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Whales in the bay? It's rare, but happening thanks to a surge in these fish off Cape May

Whales in the bay? It's rare, but happening thanks to a surge in these fish off Cape May

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Only $5 for 5 months
Cape May Whale Watcher

The Cape May Whale Watcher, captained by Jeff Stewart Jr., takes visiting tourists on cruises around Cape Island, where they can observe and learn about dolphins, whales and other local sea life.

CAPE MAY — Jeff Stewart clearly remembers one of the last times humpback whales descended on the Delaware Bay.

It was 1990 and there was an abundance of bunker in the waters, a type of forage fish that whales eat that are also called menhaden, said Stewart, captain of the Cape May Whale Watcher.

Those same conditions are bringing the cetaceans to the bays from Town Bank to Cape May Point yet again, he said.

Marine biologists say a combination of warming waters and an increasing bunker population in the south is bringing more of the fish to New Jersey’s coast — and in turn luring whales to bay habitats they normally don’t swim in.

“There’s a ton of (bunker) right now. I’d definitely say it’s above average, to see it this early and in these quantities,” Stewart said.

Typically, the whales are found 20 miles offshore in the ocean, Stewart said, but last week, one of his captains spotted a humpback whale in the bay about 1½ miles off Cape May’s coast. Another was found in the bay Sunday morning about 100 yards out.

The tour agency, founded in 1993, started taking people out to sea again for the season last month. Stewart said more bottlenose dolphins are also in the waters as a result of increased bunker.

The increase in bunker could have to do with higher water temperatures and their increasing population around the Chesapeake Bay region in recent years, said Malin Pinsky, an associate professor in Rutgers’ Department of Ecology, Evolution and Natural Resources.

He said some research indicates that bunker populations grow more quickly in warmer waters. They are small, flat fish that are typically less than 15 inches in length.

At the same time, the bunker population is increasing in areas south of New Jersey, such as off the Virginia coast. As their numbers rise there, the fish spread north in greater numbers.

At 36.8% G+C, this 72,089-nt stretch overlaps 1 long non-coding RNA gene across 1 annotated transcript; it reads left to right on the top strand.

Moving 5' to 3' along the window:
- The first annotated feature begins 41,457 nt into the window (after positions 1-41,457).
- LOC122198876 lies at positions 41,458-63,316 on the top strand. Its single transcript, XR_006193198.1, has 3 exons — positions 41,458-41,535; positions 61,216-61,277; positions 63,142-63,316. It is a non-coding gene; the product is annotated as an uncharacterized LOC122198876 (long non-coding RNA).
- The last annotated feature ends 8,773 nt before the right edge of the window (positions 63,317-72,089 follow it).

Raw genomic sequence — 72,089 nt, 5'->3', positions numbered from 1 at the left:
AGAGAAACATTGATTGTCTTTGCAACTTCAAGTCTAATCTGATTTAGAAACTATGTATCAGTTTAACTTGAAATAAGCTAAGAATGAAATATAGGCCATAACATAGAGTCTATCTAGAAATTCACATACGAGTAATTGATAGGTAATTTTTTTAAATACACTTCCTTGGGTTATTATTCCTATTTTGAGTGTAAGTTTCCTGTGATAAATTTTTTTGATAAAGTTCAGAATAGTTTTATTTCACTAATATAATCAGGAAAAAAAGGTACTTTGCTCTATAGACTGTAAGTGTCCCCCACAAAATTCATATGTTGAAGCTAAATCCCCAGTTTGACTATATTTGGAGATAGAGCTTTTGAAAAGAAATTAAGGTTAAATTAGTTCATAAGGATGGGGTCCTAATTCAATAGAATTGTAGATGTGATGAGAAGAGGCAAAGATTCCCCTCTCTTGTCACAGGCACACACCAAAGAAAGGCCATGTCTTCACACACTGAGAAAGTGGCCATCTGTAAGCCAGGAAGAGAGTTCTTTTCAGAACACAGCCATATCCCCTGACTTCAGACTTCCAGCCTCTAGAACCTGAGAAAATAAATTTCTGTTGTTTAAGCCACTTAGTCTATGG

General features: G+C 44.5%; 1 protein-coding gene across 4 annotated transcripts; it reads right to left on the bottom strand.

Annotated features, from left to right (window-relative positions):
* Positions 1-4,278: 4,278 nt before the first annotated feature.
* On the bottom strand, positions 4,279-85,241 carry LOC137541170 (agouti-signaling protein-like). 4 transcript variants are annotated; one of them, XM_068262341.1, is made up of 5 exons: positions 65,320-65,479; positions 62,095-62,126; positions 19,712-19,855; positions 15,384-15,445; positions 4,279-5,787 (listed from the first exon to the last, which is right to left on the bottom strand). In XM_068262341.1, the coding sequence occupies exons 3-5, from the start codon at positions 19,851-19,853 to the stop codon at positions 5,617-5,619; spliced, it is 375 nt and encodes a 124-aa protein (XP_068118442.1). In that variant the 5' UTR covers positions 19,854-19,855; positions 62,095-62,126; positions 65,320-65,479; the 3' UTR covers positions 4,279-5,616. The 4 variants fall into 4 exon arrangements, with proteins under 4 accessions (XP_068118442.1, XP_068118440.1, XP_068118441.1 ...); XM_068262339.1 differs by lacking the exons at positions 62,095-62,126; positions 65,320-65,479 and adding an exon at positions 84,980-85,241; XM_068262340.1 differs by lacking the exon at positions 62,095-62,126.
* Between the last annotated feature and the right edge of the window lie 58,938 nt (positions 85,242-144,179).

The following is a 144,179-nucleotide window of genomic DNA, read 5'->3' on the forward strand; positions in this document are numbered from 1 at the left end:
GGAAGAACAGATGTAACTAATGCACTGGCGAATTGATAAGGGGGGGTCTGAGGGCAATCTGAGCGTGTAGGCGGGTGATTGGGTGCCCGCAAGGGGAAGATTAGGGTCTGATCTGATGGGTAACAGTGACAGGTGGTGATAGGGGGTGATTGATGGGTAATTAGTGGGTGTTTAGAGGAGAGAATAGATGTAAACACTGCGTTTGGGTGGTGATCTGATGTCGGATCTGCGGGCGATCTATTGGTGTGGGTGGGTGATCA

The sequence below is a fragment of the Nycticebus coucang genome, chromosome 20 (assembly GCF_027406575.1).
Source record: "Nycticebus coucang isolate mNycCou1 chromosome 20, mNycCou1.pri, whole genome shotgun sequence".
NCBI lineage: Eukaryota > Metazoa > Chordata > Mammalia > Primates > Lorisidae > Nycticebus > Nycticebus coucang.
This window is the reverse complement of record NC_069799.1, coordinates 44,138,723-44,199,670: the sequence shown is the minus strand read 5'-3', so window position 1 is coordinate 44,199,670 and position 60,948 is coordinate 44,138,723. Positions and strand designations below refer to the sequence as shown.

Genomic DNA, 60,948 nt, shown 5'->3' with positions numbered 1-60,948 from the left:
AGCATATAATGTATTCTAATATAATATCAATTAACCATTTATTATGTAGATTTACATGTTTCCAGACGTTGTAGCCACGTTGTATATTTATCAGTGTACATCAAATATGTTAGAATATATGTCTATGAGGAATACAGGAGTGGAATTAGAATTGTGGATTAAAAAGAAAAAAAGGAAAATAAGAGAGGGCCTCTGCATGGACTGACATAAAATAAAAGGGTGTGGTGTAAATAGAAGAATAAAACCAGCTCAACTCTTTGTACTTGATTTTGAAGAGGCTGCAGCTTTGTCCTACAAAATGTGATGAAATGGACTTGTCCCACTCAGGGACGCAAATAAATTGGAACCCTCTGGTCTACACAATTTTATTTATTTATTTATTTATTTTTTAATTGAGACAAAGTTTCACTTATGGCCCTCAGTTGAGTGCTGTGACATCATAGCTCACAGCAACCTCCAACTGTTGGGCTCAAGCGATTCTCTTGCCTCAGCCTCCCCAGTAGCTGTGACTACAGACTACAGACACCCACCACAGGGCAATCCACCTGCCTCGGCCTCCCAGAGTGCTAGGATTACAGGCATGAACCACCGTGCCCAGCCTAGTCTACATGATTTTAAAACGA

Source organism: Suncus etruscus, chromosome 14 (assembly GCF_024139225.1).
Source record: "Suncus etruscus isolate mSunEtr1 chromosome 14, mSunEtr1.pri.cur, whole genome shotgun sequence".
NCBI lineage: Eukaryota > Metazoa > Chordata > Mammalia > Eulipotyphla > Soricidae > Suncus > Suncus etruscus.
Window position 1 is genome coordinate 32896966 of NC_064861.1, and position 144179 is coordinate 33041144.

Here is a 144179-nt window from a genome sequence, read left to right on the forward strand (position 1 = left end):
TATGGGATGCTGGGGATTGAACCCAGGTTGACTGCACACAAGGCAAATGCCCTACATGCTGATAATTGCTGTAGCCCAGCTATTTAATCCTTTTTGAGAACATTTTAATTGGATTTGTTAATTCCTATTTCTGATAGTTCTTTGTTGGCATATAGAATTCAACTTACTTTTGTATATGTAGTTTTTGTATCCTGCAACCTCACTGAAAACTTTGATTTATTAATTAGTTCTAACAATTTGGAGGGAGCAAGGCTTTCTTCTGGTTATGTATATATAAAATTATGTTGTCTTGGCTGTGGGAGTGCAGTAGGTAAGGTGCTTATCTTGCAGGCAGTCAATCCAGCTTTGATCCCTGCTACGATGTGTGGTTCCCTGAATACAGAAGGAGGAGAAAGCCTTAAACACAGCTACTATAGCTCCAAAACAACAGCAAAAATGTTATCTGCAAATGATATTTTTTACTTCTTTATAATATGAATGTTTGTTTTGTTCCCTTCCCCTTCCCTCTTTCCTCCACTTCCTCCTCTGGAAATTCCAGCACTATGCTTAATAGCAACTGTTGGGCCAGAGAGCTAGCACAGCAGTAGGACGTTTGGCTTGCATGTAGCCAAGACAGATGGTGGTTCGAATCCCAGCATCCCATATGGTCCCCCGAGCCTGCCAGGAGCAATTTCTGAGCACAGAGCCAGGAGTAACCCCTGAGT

“Its likely a combination of those two ideas,” Pinsky said.

Fishing quotas also have an impact on fish populations.

In 2013, the Atlantic States Marine Fisheries Commission set quotas for the fish for the first time ever, capping the total allowable catch at 170,800 metric tons per year for a region spanning from Florida to Maine. Anglers catch bunker for fish meal and oil.

Afterward, controversy swirled. Commercial fishers contended bunker were never overfished, while environmentalists said protection of the species is needed because the fish have an important role in the food chain in bays and estuaries. They feed on phytoplankton and zooplankton, and turn microscopic plant life into protein for predators, such as bluefish, weakfish, striped bass and whales.

But since 2013, the quotas have been raised every year, from 170,000 metric tons to 216,000 metric tons, the commission said in an email. For the past 30 years, reduction fishery landings for bunkers have been steadily decreasing, while bait landings have grown.

Whales are filter feeders that on average eat 2,000 pounds of small-schooling fish such as bunker and herring per day, said Jacalyn Toth Sullivan, an adjunct professor of Marine Science at Stockton University.

Sullivan says as the tiny fish naturally move around within their “range of habitat,” the whales follow their food source, even into bays.

That could bring whales closer to humans who are boating in those waters. Sullivan said people should stay 30 meters away from humpback whales, and avoid getting in the way of the mammal’s intended direction.

“Admire from afar,” Sullivan advised.

Contact: 609-272-7258 Twitter @AvalonZoppo

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